Book Review: The Travelling Cat Chronicles by Hiro Arikawa

The Travelling Cat Chronicles

The Travelling Cat Chronicles by Hiro Arikawa, translated by Philip Gabriel (Published by Doubleday in 2017)

My Rating: ★★★★★

This was my last read for 2018, and what a read it was.

The Travelling Cat Chronicles is the story of a stray cat turned pet, Nana, and his owner, Satoru. The story begins with how Nana becomes Satoru’s pet, and then fast-forwards to a few years later, where Satoru and Nana go on a road trip to visit old friends and to find a new home for Nana, for reasons the owner is unwilling to disclose. Narrated from both feline and human points of view, this novel is a tender meditation on relationships and companionship, on grief, and on letting go. It’s a beautiful, poignant read that I would recommend to everyone, especially to cat lovers.

The story begins from the point of view of Nana, the cat. Nana is a gruff stray cat with an abundance of both sass and street smarts. Nana’s voice is distinctive from his first meeting with Satoru:

‘Is it okay if I stroke you?’

No, thanks. I batted one front paw at him in what I hoped to be a gently threatening way.

‘Aren’t you a stingy one,’ the man said, pulling a face.

Well, how would you like it if you were sleeping and somebody came by and rubbed you all over?

Eventually, Nana comes to live with Satoru after the latter saves him from an accident. Even then, though, Nana isn’t very demonstrative of his affection for his owner. Five years later, for instance, when Satoru announces that he intends to let Nana go, Nana simply says:

Life, be it human or feline, doesn’t always work out the way you think it will.

If I had to give up living with Satoru, I’d just have to go back to the way I was five years ago. . . . I could go back to being a stray tomorrow, no problem.

I wouldn’t have lost anything. Just gained the name Nana, and the five years I’d spent with Satoru.

Already, though, under that gruff, stoic voice, there is a hint of sadness at having to part with Satoru. It seems Nana is deliberately minimising the sentimentality of their imminent parting, which actually belies the depth of emotion he is trying to conceal. 

Following Satoru’s statement, they embark on a road trip to meet up with potential new owners for Nana. All these potential owners were Satoru’s friends in his youth, and we meet them in the order that Satoru had become friends with them. Each chapter unfolds from the point of view of the friend, told in third person, and the point of view of Nana, and it shifts from past to present time. This kind of storytelling effectively portrays the mystery of how friendships form, grow, and finally change over time, as people drift apart and begin to live different lives. The poignancy of these narratives are interspersed with Nana’s – and the other animals’ – humorous commentary on the relationships and personalities of their masters. The effect of this sort of storytelling on me was that I’d be chuckling over a few sentences, and then just a mere paragraphs down I’d be teary-eyed and overcome with emotion.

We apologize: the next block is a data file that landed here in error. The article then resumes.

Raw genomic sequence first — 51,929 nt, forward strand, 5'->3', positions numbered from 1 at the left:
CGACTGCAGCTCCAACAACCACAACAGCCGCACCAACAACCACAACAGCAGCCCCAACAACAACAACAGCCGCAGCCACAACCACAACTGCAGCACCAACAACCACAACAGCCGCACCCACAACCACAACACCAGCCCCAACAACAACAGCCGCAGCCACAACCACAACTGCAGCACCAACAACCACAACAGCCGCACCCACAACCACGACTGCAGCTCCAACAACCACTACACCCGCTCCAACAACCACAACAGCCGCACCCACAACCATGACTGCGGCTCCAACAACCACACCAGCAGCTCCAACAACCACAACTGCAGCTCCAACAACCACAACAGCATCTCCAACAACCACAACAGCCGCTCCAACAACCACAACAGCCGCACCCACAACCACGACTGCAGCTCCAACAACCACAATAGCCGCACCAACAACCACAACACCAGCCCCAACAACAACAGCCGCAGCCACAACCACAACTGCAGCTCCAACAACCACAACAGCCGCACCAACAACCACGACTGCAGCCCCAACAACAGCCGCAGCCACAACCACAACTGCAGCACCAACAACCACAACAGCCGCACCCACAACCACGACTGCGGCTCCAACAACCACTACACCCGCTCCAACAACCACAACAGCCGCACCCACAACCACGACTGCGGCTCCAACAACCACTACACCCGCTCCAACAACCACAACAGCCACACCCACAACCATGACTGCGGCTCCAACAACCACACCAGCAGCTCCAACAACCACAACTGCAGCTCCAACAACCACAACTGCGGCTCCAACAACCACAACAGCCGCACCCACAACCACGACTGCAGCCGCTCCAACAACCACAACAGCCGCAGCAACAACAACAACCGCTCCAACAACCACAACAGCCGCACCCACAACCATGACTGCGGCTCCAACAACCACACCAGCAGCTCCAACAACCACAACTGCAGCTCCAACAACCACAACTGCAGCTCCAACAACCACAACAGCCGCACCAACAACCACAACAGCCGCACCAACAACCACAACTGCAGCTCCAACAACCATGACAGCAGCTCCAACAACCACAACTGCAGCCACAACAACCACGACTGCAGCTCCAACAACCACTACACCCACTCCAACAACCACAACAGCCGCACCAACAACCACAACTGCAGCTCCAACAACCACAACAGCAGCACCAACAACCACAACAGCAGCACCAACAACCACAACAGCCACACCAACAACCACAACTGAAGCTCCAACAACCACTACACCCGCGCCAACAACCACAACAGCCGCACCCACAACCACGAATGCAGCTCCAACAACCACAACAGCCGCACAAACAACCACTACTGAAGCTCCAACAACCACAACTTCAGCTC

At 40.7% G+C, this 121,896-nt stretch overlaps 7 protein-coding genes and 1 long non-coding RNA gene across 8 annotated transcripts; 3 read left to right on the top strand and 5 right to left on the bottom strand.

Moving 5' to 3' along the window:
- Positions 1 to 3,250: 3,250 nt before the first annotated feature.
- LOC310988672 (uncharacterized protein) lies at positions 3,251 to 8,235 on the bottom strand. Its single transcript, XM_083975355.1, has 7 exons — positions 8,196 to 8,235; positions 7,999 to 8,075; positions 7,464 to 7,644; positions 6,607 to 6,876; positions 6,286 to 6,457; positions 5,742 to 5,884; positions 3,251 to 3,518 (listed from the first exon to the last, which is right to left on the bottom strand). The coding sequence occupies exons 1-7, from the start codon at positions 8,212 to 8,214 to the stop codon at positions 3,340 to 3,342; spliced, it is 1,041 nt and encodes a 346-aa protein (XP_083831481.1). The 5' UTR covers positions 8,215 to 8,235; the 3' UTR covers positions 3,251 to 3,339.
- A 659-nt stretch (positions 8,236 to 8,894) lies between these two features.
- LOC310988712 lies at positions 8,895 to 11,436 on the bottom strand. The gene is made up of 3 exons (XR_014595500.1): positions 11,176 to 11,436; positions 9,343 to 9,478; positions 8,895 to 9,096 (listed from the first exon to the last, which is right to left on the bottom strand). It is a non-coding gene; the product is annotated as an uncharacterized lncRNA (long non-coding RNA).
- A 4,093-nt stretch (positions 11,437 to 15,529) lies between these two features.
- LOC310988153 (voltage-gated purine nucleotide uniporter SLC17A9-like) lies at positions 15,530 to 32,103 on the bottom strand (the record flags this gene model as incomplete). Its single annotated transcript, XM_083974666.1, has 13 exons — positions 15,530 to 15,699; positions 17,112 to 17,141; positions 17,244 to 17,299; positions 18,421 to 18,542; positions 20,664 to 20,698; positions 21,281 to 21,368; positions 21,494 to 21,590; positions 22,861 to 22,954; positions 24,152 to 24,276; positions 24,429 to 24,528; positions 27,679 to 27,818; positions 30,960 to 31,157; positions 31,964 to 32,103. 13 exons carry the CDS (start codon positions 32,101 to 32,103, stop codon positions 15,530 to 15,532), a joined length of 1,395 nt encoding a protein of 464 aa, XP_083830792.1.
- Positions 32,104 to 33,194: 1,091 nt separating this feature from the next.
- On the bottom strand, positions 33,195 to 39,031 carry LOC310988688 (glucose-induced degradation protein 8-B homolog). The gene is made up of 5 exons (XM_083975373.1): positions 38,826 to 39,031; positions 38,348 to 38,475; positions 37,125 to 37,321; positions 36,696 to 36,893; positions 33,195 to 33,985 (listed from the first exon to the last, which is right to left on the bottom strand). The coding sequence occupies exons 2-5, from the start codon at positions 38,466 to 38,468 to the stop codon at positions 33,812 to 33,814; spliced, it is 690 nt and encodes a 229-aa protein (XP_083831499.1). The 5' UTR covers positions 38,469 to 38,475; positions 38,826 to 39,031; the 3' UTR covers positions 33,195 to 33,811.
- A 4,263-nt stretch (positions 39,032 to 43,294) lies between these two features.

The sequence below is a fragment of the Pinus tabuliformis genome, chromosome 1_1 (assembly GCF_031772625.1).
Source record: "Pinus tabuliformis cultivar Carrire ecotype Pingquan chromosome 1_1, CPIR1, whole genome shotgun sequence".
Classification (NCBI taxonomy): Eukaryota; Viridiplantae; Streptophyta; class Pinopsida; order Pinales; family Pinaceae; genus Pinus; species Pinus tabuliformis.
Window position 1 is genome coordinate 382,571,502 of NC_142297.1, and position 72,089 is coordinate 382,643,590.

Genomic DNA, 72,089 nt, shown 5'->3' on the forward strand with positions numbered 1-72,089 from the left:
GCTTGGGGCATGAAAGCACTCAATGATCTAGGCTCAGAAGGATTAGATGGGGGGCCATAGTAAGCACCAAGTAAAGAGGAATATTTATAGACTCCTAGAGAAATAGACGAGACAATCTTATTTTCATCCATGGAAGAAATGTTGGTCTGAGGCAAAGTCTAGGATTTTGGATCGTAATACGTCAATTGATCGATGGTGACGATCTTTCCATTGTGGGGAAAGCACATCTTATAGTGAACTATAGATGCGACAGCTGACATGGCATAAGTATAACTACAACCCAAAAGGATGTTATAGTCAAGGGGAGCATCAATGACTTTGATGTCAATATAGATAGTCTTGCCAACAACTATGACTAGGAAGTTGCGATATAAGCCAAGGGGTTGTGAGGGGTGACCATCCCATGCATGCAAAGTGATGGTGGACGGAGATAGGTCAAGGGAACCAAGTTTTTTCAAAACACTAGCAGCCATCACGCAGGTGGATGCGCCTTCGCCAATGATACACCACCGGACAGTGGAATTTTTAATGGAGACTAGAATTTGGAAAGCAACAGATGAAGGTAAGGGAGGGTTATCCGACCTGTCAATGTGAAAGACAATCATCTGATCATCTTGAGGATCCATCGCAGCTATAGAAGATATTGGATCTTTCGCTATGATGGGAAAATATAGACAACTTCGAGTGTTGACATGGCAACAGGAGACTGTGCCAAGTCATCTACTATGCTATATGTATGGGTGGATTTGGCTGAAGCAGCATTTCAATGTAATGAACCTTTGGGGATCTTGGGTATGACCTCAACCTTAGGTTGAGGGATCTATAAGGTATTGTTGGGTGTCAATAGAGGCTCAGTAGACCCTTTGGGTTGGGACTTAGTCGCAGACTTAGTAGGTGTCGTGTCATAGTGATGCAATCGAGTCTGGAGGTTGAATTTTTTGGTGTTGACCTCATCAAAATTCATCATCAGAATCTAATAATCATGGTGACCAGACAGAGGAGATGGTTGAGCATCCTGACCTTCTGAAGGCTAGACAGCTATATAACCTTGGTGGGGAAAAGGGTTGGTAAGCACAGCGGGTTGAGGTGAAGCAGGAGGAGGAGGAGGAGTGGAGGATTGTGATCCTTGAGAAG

Another thing I loved about this book was the simple, clean prose. I only noticed how beautiful this was at Chapter 3 1/2, “Between Friends”, during which Satoru and Nana travel through the Hokkaido countryside. The landscape truly came alive with the prose. I looked up the pampas grass and the purple-and-yellow wildflower fields that they passed through, and it must have looked something like this.

What I found so moving about the prose describing the landscape was the feeling of spaciousness – the feeling of the vastness of nature against the smallness of the human (and feline) life. Reading this part put me in a quiet, contemplative mood.

This chapter also served as a turning point, where both Satoru and Nana finally come clean about how deeply they feel their bond as owner and pet, and how inseparable they’ve become. It reaffirms the value of the companionship between human beings and animals, and how it may be as important as the bonds we also have with other people.

From this point in the story onward, I was more or less reduced to a leaky faucet. I kept having to put the book down to wipe my eyes in order to keep reading (and to keep from getting the pages wet). Afterwards, when I’d finally finished the book, I had to put it down and take a deep breath to savor the words of the ending and to linger just a little while longer in the quiet, beautiful world of The Travelling Cat Chronicles.

It is a wonderful, poignant book. Would definitely recommend to everyone.

My story will be over soon.

But it’s not something to be sad about.

As we count up the memories from one journey, we head off on another.

Remembering those who went ahead.

Remembering those who will follow after.

And someday, we will meet all those people again, out beyond the horizon.

Read from December 28 – 29, 2018 | Goodreads Account